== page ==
This is the latest (but not the last) of my Dinosty (get it? Dino dynasty!) books, which are all about different behaviors of naughty but nice dinos that began over twenty years ago with How Does A Dinosaur Say Goodnight?
Poems about animals that suck. No really. The ones that sip and slurp, and otherwise suck their food or use sucking for locomotion and other things. My daughter Heidi and I did a lot of research on such animals around the world, then each chose which creatures we individually wanted to write about.
This midrash was a delight for a wife and mother of bird watchers to write. It is a kind of poem, which you will notice if you read it out loud. The pictures are just stunning. Midrash is what the rabbis do by taking a story from the Hebrew Bible and finding new ways to interpret them.
I call this my sequel to OWL MOON, only forty years later! Probably I am the only one who sees the connection. I think the pictures are stunning in their own way. I hope John Schoneherr, who won the Caldecott for OWL MOON, is looking down from heaven with approval.
This book has only 22 words in the text, and more than half of them are made up! (There is a backmatter which accounts for many more words.) My husband is the one who counted the words and told me!! And I adore the paintings that look like old circus posters. It took the editor and art director more than a year to find exactly the right illustrator.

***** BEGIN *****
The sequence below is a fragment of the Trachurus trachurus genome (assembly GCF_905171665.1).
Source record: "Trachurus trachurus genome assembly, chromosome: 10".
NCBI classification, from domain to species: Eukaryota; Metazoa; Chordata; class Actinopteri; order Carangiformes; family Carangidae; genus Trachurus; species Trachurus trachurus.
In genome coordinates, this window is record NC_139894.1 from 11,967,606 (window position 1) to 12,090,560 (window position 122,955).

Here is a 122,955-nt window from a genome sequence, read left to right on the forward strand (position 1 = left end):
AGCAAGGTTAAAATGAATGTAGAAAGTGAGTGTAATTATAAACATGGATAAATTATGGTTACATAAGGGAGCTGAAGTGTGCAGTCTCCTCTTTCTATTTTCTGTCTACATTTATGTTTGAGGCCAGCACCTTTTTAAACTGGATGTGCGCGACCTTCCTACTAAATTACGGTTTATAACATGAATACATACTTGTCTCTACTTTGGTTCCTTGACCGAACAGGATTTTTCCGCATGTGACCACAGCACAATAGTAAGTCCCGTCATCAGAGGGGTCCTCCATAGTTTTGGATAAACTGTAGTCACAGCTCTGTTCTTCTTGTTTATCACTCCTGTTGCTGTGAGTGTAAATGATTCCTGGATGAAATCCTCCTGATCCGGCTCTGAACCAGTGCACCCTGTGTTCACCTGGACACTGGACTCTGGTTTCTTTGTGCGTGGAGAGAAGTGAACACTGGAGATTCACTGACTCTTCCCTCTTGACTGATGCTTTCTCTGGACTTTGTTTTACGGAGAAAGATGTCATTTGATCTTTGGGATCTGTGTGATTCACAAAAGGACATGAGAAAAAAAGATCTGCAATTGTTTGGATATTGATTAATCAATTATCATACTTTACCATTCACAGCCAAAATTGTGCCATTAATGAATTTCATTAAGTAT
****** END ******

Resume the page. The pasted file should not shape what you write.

After the success (and an honor book award from the Jewish Publishers) for my first picture book midrash—MIRIAM AT THE RIVER—the publisher was eager for more. I wrote Deborah’s Tree and Mrs. Noah’s Doves at more or less than same time and what fun they were to write.
This little board book just kind of wrote itself, and the wonderful first Jewish publisher I showed it to fell in love with it and brought it out swiftly as a board book.
All books have a back story and this is a fun one. An editor I did not know (who has become a dear friend) asked me for her publisher (of a company I did not know then) if I could help edit/rewrite a picture book. They had gorgeous illustrations that told the story, but the illustrator’s writing skills were not up to his artwork. That sort of thing is always a stretch.And can be a spiderweb of good intentions that ends up killing everyone involved.
This began as an interesting quote I read in a birding magazine, moved on to a poem (I write a poem a day and send them out to over 1,000 subscribers) and at last-with some additions and fiddling– a picture book with my favorite publisher of truly elegant books, Creative Editions.
Written with my ten year old granddaughter, Maddison Stemple-Piatt, and sold ten plus years later. (She is now in law school!) And the publishing company who bought it–Magination Press–hadn’t been running yet in its current form. Both Maddison and I were young ballet dancers and dancing remained in both our lives…